The sole moment of wit in the whole thing is after one wrestler quits after having her top accidentally torn off. We’ll take at least four sets of quotes in that sentence as read, shall we? One of the replacement wrestlers is Big Bad Mama, who must be 200 pounds at least. Fighting for She-Rok, the all-female band (who are, sadly, just as shallow and cliched as their male brethren), Mama wins, in a moment of cheering defiance to the relentless parade of moronic stereotypes inflicted on us over the past 90 minutes. And that was just the audience – though did we spot Dennis Quaid, looking rather shamefaced? As a final highlight, they wheeled out Bill Gazzara, veteran Sunset Strip promoter of everyone from The Doors to Van Halen. He was looking even more near death than usual (he’d eventually peg it a couple of years later), which made his lecherous comments about the girls even creepier.
Where are they now? A little detective work (okay, 5 minutes on a search engine) revealed the following:
- Grave Danger: God knows. Type in “grave danger heavy metal” into Google, and you get articles on the perils of depleted uranium ammunition.
- Nuclear Assault: Drifted apart around 1993, but like so many 80’s bands, came back for a reunion tour in 2002, and released a concert recording, Alive Again this year. Official site.
- Tuff: Ditto. Lead singer Stevie Rachelle is also in a parody band called Cheeseheads With Attitude, who sing songs about Wisconsin, as well as a tribute band called Motley Priest. Official site.
- She-Rok: Despite “winning”, they apparently vanished without a trace, leaving only a photo (right). Google mostly points to porn sites, suggesting “she rok” is something rude in Dutch. Remember that for your next Amsterdam trip.
- Young Gunns: Changed their name to Wildside, released CDs in ’92 and ’95. Rumour has singer Drew Hannah running a porn company, while guitarist Benny Rhynedance played a pirate at Treasure Island in Las Vegas for a bit.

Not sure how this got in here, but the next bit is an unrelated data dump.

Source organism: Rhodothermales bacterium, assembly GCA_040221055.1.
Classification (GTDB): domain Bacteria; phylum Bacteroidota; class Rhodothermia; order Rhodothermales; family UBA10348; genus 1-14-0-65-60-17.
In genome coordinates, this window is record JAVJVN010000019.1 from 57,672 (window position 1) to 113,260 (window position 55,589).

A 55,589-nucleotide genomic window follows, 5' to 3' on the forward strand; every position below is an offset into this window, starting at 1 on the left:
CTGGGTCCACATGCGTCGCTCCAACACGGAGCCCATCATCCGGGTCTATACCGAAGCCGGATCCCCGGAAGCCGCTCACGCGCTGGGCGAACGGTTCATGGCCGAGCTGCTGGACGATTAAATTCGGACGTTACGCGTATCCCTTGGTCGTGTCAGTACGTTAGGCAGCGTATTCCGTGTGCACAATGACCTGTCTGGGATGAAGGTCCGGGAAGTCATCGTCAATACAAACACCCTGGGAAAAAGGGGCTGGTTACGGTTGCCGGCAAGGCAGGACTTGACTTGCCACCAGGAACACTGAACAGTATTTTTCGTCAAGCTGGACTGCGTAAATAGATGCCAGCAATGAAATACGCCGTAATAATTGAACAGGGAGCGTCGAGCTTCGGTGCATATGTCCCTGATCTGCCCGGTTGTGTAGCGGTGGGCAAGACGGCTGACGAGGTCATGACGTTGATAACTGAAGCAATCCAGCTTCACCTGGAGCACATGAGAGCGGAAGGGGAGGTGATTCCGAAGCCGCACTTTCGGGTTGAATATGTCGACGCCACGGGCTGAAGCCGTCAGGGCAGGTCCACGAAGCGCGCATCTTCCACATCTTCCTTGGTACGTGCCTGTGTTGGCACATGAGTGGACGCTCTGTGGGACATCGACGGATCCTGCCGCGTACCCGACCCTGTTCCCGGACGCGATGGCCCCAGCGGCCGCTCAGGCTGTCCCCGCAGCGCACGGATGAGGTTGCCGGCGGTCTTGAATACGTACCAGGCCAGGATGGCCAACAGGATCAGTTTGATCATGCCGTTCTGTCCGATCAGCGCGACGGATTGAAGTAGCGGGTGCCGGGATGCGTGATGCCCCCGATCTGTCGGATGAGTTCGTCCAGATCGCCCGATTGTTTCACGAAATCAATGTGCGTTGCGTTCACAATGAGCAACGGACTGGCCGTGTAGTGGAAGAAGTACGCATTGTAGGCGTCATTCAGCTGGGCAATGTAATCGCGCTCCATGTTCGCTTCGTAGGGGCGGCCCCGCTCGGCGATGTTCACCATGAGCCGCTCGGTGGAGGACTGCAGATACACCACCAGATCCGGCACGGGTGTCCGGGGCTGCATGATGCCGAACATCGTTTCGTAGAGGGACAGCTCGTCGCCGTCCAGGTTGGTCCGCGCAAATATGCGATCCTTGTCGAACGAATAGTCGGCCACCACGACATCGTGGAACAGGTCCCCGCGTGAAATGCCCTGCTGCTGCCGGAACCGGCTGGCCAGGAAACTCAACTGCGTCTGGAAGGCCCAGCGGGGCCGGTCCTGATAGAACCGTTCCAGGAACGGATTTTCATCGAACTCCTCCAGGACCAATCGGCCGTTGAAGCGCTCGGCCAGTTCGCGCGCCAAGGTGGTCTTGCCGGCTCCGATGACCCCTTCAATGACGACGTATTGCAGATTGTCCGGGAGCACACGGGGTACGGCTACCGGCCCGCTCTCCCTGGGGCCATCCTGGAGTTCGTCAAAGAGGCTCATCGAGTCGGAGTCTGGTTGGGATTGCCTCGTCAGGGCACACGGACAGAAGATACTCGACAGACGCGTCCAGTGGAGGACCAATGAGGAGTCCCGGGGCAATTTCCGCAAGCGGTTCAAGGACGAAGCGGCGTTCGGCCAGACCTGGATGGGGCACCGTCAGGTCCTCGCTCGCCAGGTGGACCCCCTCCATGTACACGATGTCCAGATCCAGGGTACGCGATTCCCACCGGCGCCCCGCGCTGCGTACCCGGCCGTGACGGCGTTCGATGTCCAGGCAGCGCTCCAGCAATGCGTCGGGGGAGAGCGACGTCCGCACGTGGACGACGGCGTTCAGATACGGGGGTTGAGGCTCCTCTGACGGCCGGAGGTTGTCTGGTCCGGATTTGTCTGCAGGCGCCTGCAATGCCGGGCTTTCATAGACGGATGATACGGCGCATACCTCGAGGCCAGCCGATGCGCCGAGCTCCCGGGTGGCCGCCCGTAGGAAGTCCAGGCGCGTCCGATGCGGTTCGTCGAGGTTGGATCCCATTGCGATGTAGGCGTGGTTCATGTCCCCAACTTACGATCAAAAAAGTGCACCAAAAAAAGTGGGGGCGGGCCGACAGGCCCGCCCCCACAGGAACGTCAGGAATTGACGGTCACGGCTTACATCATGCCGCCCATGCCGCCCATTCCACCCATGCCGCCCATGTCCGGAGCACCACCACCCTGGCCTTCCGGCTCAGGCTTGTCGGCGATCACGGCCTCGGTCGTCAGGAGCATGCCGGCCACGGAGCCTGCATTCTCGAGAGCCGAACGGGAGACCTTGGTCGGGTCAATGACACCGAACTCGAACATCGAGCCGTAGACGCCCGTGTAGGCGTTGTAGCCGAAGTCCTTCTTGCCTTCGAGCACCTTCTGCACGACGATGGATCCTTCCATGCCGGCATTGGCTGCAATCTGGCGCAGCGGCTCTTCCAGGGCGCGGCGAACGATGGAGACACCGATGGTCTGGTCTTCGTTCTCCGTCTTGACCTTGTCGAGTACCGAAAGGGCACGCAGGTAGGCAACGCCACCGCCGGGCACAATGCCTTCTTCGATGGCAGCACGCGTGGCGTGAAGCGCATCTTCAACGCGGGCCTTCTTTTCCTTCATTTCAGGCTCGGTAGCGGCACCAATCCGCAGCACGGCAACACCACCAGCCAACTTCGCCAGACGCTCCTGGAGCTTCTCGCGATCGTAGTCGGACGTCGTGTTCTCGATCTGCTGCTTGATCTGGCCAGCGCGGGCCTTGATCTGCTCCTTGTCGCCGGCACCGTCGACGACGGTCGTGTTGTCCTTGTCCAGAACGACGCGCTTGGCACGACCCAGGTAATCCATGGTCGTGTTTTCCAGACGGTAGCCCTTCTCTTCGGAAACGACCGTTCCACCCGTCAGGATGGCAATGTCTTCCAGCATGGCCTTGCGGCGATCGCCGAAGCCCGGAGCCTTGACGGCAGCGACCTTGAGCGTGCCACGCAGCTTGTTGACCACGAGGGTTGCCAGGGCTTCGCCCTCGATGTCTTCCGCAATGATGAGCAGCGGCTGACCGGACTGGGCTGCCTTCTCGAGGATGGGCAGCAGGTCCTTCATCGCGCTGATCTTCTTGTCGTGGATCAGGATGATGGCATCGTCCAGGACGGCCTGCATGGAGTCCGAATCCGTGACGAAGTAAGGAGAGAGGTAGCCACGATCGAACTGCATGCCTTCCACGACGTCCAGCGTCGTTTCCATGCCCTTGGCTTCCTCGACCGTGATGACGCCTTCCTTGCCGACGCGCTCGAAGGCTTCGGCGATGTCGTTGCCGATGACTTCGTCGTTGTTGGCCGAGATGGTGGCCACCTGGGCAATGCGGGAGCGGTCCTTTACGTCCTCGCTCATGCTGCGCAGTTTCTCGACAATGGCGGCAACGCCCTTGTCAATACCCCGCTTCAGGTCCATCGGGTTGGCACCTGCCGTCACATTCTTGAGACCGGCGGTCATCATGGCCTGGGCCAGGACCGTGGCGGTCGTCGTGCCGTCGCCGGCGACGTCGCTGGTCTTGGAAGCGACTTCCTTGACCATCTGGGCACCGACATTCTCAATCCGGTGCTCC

But wait! There’s more! A January 2006 email from Heather Harris sheds some light on She-Rok.
“The photo you offer to illustrate the band She Rok actually depicts Jessica Hahn, co-MC to the film with musician Sam Mann. She had topical frisson at the time due to her defection from the evangelical ranks, courtesy of her involvement with a well-known, adulterous minister.
Although many of the bands in the movie are deservedly forgotten, She Rok should not be lumped in with them. They were the best of the all-female metal bands of the era, courtesy of better instrumentalists than many signed female metal acts such as Vixen or Girlschool. Guitarist Geri Etinger can be viewed in the film peeling out her trade Van Halen-worthy technique, and 2 other members had musical notoriety outside the band’s ranks as well.
Singer Emi Canyn became one of Motley Crue’s Nasty Habits, the backup singers who exuded their own personalities despite the cliches of the Metal era, and She Rok bassist Mary Kay was co-founder of Detroit’s legendary proto-punk band The Dogs. She’s still onstage playing with Kanary, a band with Precious Metal’s Leslie Knauer, and remains as pretty today as my photos of the filming below indicate. The film was silly fun, and is quite representative of the 1980’s hair metal daze in Los Angeles. Perhaps this info and my photos will make viewing this curio more fun to your readers.”
Photos (C) 2006 Heather Harris – used by permission, not for further reproduction or linking
The non-musicians involved with Thunder & Mud seem deeply embarrassed, save for Quaisha, the girl who had her top torn off, who still seems be working happily in the field fourteen years later. Mastry, last heard of as a DJ in Minneapolis, says simply, “I sucked”, while Spheeris, in an Onion interview described it as, “A flaming piece of crap”. She also doesn’t believe she ever got paid for it – somehow, a more fitting epitaph for this monument to 80’s metal is hard to imagine. Some things about that decade truly are best left forgotten…
[Another reader writes: “I don’t know who wrote the review of the Penelope Spheeris project, Thunder And Mud, but I just wanted to say how much I enjoyed it. I remember some funny sequences in the video, and your reviewer helped remind me of some others. By the way, Sam Mann (left) is alive and well in Hollywood, CA, splitting his time between his band ‘RAM’ and DJing at a Mexican bikini bar in downtown Los Angeles called Alameda Strip.”]